You buy a Band-Aid. You get a scrape. You use your Band-Aid. And the next time you go to the drugstore, you're told that you have to pay more for Band-Aids. Or maybe they won't sell you another Band-Aid at all.
That, in essence, is what seems to be happening in the insurance business.
This week we've had two stark reminders of how screwy this industry has become. First, of course, there are the fires that have devastated parts of Southern California.
As I reported Wednesday, any claims filed will end up in vast, privately run databases and result in "insurance scores" that could influence rates paid by homeowners for years to come.
Then there's the matter of health insurers canceling coverage for people after they submit claims for medical treatment. The practice has become so prevalent that state regulators this week announced measures to crack down on what they termed acts of cruelty by insurers against patients.
Spring Valley resident Sal D'Anna says he knows all about that. He took out a health insurance policy with PacifiCare Health Systems Inc. in February 2006. D'Anna, 35, was subsequently diagnosed with kidney cancer and had to have one of his kidneys removed.
In August 2006, he was informed by PacifiCare that his coverage was being canceled.
"They said I knew I had kidney cancer when I applied for insurance and didn't tell them," D'Anna said. He said he applied for the insurance before learning of the cancer.
Tyler Mason, a PacifiCare spokesman, responded that as the case proceeds through arbitration, "it will become clear that our actions related to Mr. D'Anna's case were appropriate."
As for the fires, it's too soon to say whether the blazes will result in higher rates for policyholders. But with damages estimated to be running north of $1 billion, you've got to figure that insurers will seek to recoup that money somewhere.
State Insurance Commissioner Steve Poizner declared an "insurance emergency" this week but said he believed insurers had enough cash to pay all claims.
Statistics, however, suggest that policyholders aren't getting as much bang for their buck as they used to. At issue is what's known in insurance circles as a loss ratio -- the relationship between the amount of money paid by consumers in premiums and the amount paid out by insurers to address claims.
According to the
Department of Insurance, the average loss ratio in 2000 was nearly 52%. That means insurers paid about 52 cents in claims for every dollar spent by consumers on premiums.
The loss ratio rose to almost 64% in 2001 and was about 59% in 2002. In 2003, the year Southern California's horrific Cedar Fire destroyed more than 4,800 structures, the loss ratio jumped to nearly 74%.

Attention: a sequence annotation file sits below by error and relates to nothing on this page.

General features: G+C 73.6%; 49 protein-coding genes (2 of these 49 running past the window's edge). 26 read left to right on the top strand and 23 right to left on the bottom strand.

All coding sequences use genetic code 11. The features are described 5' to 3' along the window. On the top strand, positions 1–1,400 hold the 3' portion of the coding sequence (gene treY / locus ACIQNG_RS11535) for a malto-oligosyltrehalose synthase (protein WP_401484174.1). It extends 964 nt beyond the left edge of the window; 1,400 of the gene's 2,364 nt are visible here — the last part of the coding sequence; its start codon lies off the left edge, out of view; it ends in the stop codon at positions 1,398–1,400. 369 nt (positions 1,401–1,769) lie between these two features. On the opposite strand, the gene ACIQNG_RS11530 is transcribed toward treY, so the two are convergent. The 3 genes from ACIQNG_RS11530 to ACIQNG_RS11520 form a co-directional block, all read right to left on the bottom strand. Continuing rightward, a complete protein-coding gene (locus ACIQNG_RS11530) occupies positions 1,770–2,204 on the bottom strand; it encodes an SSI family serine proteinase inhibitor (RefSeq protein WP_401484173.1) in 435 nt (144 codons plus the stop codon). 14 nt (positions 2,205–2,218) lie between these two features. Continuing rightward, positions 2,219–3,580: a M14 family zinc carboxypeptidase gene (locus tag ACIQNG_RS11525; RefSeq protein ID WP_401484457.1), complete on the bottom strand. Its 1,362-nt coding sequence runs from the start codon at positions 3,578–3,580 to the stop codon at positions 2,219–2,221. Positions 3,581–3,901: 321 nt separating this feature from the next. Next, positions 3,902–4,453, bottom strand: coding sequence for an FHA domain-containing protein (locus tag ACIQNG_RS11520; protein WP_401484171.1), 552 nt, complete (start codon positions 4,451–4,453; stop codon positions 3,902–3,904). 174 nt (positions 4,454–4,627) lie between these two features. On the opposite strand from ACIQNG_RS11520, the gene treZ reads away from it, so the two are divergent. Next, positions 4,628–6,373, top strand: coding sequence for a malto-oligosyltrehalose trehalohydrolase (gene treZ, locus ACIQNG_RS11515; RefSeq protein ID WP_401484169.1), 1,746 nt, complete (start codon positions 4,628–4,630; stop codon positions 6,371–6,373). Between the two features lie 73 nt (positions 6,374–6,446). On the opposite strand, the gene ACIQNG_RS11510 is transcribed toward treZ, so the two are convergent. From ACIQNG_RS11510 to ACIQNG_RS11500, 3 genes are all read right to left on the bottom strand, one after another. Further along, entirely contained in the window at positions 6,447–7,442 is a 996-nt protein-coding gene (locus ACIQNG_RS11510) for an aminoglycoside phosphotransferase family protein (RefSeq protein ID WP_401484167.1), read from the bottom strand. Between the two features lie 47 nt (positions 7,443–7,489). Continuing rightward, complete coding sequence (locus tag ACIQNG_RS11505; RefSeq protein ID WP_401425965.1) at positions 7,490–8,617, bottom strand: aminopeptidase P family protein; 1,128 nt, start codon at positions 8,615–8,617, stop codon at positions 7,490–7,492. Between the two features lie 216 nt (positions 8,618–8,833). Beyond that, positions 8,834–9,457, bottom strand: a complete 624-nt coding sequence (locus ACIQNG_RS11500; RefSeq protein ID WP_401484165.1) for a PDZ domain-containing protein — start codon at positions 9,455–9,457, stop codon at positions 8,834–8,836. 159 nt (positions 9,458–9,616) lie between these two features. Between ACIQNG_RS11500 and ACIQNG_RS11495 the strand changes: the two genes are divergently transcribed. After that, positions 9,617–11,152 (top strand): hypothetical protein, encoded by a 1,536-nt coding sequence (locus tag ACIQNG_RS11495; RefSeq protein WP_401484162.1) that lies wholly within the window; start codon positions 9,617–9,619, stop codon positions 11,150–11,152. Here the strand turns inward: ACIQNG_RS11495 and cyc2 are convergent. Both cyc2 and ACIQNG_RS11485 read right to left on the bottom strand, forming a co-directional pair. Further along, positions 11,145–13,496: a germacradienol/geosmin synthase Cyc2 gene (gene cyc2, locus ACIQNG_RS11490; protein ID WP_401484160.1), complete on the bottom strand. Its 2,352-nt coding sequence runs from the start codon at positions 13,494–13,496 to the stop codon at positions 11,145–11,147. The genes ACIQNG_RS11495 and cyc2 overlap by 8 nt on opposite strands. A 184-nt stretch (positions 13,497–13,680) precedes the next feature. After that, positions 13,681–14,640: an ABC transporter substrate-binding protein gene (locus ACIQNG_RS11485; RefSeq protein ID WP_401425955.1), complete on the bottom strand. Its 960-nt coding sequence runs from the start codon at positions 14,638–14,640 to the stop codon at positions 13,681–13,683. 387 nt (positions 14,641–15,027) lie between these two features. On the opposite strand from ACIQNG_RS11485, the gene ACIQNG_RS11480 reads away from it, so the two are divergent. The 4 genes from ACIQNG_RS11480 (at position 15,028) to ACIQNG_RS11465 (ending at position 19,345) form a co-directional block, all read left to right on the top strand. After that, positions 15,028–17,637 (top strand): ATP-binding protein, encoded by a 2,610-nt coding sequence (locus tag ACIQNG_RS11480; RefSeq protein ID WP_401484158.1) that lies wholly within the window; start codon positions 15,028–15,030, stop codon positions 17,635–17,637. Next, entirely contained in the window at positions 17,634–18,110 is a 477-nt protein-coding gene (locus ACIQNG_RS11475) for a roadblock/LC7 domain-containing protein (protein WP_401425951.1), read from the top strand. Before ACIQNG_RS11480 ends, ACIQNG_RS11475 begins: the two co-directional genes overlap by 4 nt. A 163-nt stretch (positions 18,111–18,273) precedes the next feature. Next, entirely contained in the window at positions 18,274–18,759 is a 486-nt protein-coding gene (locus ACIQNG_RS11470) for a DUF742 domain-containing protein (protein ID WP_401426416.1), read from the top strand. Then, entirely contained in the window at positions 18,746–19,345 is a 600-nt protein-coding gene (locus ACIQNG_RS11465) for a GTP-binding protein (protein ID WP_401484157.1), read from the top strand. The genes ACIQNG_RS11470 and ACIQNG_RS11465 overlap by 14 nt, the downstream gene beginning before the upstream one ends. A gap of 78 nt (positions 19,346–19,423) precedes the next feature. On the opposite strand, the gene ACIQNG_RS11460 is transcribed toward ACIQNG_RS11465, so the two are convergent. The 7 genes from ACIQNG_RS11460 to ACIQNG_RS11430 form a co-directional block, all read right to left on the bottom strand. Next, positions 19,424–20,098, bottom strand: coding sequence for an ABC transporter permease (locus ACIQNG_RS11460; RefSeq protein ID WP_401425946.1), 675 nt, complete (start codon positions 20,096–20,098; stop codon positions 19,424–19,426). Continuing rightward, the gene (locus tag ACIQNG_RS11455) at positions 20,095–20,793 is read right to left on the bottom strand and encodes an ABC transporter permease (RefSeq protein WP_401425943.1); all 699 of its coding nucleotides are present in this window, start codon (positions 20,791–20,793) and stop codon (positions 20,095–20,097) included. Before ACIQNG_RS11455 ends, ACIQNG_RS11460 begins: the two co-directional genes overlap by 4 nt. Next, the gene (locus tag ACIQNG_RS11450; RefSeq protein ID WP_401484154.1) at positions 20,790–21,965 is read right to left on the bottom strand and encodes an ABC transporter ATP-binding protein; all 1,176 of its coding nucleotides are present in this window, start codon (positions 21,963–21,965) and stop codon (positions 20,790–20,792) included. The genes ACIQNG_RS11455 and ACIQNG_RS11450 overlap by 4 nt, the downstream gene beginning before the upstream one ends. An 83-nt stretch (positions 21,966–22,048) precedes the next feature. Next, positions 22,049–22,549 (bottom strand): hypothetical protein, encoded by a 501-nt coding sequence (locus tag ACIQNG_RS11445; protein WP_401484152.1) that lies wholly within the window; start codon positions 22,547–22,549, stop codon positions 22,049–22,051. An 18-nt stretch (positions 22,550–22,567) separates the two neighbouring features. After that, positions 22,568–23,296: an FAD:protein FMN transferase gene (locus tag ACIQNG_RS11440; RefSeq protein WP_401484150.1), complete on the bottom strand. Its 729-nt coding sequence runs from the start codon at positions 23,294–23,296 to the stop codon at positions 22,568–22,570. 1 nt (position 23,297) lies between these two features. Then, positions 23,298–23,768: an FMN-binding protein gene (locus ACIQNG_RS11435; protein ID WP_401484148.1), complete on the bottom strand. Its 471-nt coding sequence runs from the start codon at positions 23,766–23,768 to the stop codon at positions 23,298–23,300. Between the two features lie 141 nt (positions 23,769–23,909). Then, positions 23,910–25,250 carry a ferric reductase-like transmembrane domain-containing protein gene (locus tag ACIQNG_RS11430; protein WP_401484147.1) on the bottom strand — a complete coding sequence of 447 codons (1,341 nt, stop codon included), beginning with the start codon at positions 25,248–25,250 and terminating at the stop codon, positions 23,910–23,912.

Just a year later, though, the loss ratio plummeted to about 31%. In other words, insurers were suddenly paying out just 31 cents for every dollar in premiums.
The loss ratio was 34% in 2005 and about 33% last year.
Andrew Barile, a Rancho Santa Fe insurance industry consultant, said the plunging loss ratios reflect higher premiums charged by insurers after the Cedar Fire and reduced payouts for claims.
He said the loss ratio should increase this year as claims spill in for the current fires, although this could be mitigated by even higher premiums.
"After every catastrophe, there's always been a rise in rates in the area that had the problem," Barile said. "That's how the industry survives."
Insurance is a risky business -- no one disputes that. But that's always been the case.
These days, it seems like insurers are doing everything they can to minimize risk by increasing premiums or lowballing claims. Or they're cherry-picking customers to avoid those who pose the greatest threat to their bottom lines.
"The private insurance business is a business, first and foremost," said Fernando Torres-Gil, acting dean of the UCLA School of Public Affairs. "As a business, the goal is to minimize payouts and maximize profits."
Yet the insurance industry always has been predicated on risk. Why are things different now?
"There's less regard for consumers and more emphasis on profits," Torres-Gil replied.
Robert Hartwig, president of the industry-backed Insurance Information Institute, said this was an unfair characterization of insurers.
"I don't know where that idea comes from," he said. "The insurance industry honors every claim under its contracts."
Hartwig said premiums were dropping in California and policyholders were being fully compensated for their losses.
"There's absolutely no substance to the argument that there's less bang for the buck."
As long as it's not your home, or kidney, that's on the line.
Consumer Confidential runs Wednesdays and Sundays and frequently in between. Send your tips or feedback to